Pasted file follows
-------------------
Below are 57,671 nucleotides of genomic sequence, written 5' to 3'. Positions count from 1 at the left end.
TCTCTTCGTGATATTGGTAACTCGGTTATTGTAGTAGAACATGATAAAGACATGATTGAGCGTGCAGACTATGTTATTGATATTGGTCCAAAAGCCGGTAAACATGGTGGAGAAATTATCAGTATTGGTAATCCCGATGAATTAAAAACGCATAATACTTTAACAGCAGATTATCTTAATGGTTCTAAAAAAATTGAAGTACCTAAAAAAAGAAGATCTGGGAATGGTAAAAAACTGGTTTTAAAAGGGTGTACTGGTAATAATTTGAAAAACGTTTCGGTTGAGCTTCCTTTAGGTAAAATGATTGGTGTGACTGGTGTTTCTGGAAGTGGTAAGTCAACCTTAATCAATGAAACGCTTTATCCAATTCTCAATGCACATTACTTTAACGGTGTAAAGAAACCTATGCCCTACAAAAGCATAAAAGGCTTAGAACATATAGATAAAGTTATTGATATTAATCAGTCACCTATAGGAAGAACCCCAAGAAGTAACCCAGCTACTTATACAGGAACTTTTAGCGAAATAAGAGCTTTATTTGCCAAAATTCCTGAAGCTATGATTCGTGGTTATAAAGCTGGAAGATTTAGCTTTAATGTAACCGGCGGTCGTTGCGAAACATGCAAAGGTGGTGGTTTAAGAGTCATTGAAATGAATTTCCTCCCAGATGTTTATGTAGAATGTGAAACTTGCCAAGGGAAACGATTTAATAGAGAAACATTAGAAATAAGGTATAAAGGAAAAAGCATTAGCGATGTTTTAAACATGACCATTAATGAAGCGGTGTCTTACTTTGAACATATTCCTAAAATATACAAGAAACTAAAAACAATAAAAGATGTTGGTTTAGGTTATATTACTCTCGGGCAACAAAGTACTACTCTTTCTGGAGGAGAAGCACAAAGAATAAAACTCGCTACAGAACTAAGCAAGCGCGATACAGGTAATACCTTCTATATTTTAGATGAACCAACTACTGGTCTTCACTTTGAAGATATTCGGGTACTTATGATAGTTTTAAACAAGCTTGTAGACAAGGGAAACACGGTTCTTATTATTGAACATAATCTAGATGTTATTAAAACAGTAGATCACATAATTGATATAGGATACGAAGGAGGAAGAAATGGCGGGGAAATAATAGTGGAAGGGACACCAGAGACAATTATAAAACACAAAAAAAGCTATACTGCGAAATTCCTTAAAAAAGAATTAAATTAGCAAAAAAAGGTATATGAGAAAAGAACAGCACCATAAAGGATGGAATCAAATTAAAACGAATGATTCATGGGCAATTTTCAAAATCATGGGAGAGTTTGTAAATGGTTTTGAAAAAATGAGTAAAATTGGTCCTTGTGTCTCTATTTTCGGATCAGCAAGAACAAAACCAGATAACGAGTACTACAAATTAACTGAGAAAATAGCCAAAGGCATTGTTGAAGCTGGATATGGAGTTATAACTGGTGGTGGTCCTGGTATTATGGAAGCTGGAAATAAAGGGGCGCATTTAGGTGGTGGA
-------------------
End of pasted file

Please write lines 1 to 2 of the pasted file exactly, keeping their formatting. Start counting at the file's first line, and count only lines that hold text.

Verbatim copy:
Below are 57,671 nucleotides of genomic sequence, written 5' to 3'. Positions count from 1 at the left end.
TCTCTTCGTGATATTGGTAACTCGGTTATTGTAGTAGAACATGATAAAGACATGATTGAGCGTGCAGACTATGTTATTGATATTGGTCCAAAAGCCGGTAAACATGGTGGAGAAATTATCAGTATTGGTAATCCCGATGAATTAAAAACGCATAATACTTTAACAGCAGATTATCTTAATGGTTCTAAAAAAATTGAAGTACCTAAAAAAAGAAGATCTGGGAATGGTAAAAAACTGGTTTTAAAAGGGTGTACTGGTAATAATTTGAAAAACGTTTCGGTTGAGCTTCCTTTAGGTAAAATGATTGGTGTGACTGGTGTTTCTGGAAGTGGTAAGTCAACCTTAATCAATGAAACGCTTTATCCAATTCTCAATGCACATTACTTTAACGGTGTAAAGAAACCTATGCCCTACAAAAGCATAAAAGGCTTAGAACATATAGATAAAGTTATTGATATTAATCAGTCACCTATAGGAAGAACCCCAAGAAGTAACCCAGCTACTTATACAGGAACTTTTAGCGAAATAAGAGCTTTATTTGCCAAAATTCCTGAAGCTATGATTCGTGGTTATAAAGCTGGAAGATTTAGCTTTAATGTAACCGGCGGTCGTTGCGAAACATGCAAAGGTGGTGGTTTAAGAGTCATTGAAATGAATTTCCTCCCAGATGTTTATGTAGAATGTGAAACTTGCCAAGGGAAACGATTTAATAGAGAAACATTAGAAATAAGGTATAAAGGAAAAAGCATTAGCGATGTTTTAAACATGACCATTAATGAAGCGGTGTCTTACTTTGAACATATTCCTAAAATATACAAGAAACTAAAAACAATAAAAGATGTTGGTTTAGGTTATATTACTCTCGGGCAACAAAGTACTACTCTTTCTGGAGGAGAAGCACAAAGAATAAAACTCGCTACAGAACTAAGCAAGCGCGATACAGGTAATACCTTCTATATTTTAGATGAACCAACTACTGGTCTTCACTTTGAAGATATTCGGGTACTTATGATAGTTTTAAACAAGCTTGTAGACAAGGGAAACACGGTTCTTATTATTGAACATAATCTAGATGTTATTAAAACAGTAGATCACATAATTGATATAGGATACGAAGGAGGAAGAAATGGCGGGGAAATAATAGTGGAAGGGACACCAGAGACAATTATAAAACACAAAAAAAGCTATACTGCGAAATTCCTTAAAAAAGAATTAAATTAGCAAAAAAAGGTATATGAGAAAAGAACAGCACCATAAAGGATGGAATCAAATTAAAACGAATGATTCATGGGCAATTTTCAAAATCATGGGAGAGTTTGTAAATGGTTTTGAAAAAATGAGTAAAATTGGTCCTTGTGTCTCTATTTTCGGATCAGCAAGAACAAAACCAGATAACGAGTACTACAAATTAACTGAGAAAATAGCCAAAGGCATTGTTGAAGCTGGATATGGAGTTATAACTGGTGGTGGTCCTGGTATTATGGAAGCTGGAAATAAAGGGGCGCATTTAGGTGGTGGA